sushildlh sushildlh - 1 year ago 72
Android Question

About memory leaks and generic methods

Which of these is better to use in my app?

public class NetworkCheck {

Context context;

public NetworkCheck(Context context) {

public boolean isNetworkConnected() {
ConnectivityManager cm = (ConnectivityManager) context.getSystemService(Context.CONNECTIVITY_SERVICE);
return cm.getActiveNetworkInfo() != null;


if(new NetworkCheck(this).isNetworkConnected()){

For the above one I have to create heap memory every time whenever I have to use its method. Its heap memory will be destroyed when its scope ends (means end of curly braces)...


public class NetworkCheck {

public static boolean isNetworkConnected(Context context) {
ConnectivityManager cm = (ConnectivityManager) context.getSystemService(Context.CONNECTIVITY_SERVICE);
return cm.getActiveNetworkInfo() != null;



For this one I don't have to create any heap memory. I read many articles where people are saying creating a static variable and method causes a memory leak in the application.

and please help me to c create this Genric
of the below method .....

public static <T> void saveLocalData(Context context, String key, T value) {
SharedPreferences prefs = context.getSharedPreferences(
"Qikqrup", Context.MODE_PRIVATE);
SharedPreferences.Editor editor = prefs.edit();
if (value instanceof String)
editor.putString(key, (String) value);
else if (value instanceof Boolean)
editor.putBoolean(key, (Boolean) value);
else if (value instanceof Integer)
editor.putInt(key, (Integer) value);

Answer Source

In your saveLocalData() method, there isn't necessarily a memory leak, but there can be a memory leak, depending on how you use it. For example, take this:

for( long i = 0;  i < Long.MAX_VALUE;  i++ )
    String name = String.valueOf( i );
    saveLocalData( context, name, i );

This loop will keep adding values to your map until you run out of memory. But the same can happen with any collection, not just with maps, and it can happen whether your collection is statically allocated or not. With a static collection it is just slightly easier to happen than with a non-static collection, because presumably the non-static collection could conceivably go out of scope and be garbage collected, while the static collection is usually destined to stay forever.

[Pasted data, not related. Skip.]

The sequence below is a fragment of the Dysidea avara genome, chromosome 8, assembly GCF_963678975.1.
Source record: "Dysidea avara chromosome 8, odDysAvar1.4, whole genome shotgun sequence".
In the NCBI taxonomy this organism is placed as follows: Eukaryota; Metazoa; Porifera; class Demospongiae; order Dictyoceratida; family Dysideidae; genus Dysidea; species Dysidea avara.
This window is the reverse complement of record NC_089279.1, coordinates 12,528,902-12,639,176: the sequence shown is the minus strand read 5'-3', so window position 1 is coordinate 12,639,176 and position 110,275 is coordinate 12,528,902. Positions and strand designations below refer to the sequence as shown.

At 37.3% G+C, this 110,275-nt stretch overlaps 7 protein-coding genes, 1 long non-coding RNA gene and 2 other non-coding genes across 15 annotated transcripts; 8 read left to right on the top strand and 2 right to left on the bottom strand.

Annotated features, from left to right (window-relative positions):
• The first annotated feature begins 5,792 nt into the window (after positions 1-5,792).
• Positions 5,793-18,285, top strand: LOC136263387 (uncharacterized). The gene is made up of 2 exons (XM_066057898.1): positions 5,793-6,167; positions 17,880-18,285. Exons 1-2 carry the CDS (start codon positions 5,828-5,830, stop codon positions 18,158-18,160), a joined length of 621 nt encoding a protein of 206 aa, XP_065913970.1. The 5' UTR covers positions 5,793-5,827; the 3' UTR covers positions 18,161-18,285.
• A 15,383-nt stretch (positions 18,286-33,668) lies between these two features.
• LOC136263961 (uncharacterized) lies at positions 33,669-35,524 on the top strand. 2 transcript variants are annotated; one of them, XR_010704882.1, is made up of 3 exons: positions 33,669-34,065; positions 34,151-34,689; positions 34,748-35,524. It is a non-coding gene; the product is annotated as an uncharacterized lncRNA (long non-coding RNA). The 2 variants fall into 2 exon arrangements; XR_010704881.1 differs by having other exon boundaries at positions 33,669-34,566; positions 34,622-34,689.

However, there is nothing absolute about this statement:

  • On one hand, a non-static collection may very easily be permanently anchored to memory by being referenced by an object which is static, while:

  • On the other hand, a static map may be explicitly freed and reallocated or simply cleared by a careful programmer who does not want it to grow too big.

In order to write getLocalData() you need to declare it as follows:

public static <T> T getLocalData( Context context, String key, Class<T> classOfValue )

And invoke it as follows:

String name = MyClass.getLocalData( context, "Name", String.class );

within the function, you are going to need to do something like this:

if( classOfValue == String.class )
    return editor.getString( key );

Your two versions of NetworkCheck and your intended usage of each is roughly equivalent to each other, there is not much to gain or loose between choosing one or the other. Doing new NetworkCheck(this) represents a redundant memory allocation, but as you already understand, this memory gets garbage-collected very quickly, so there is no damage.

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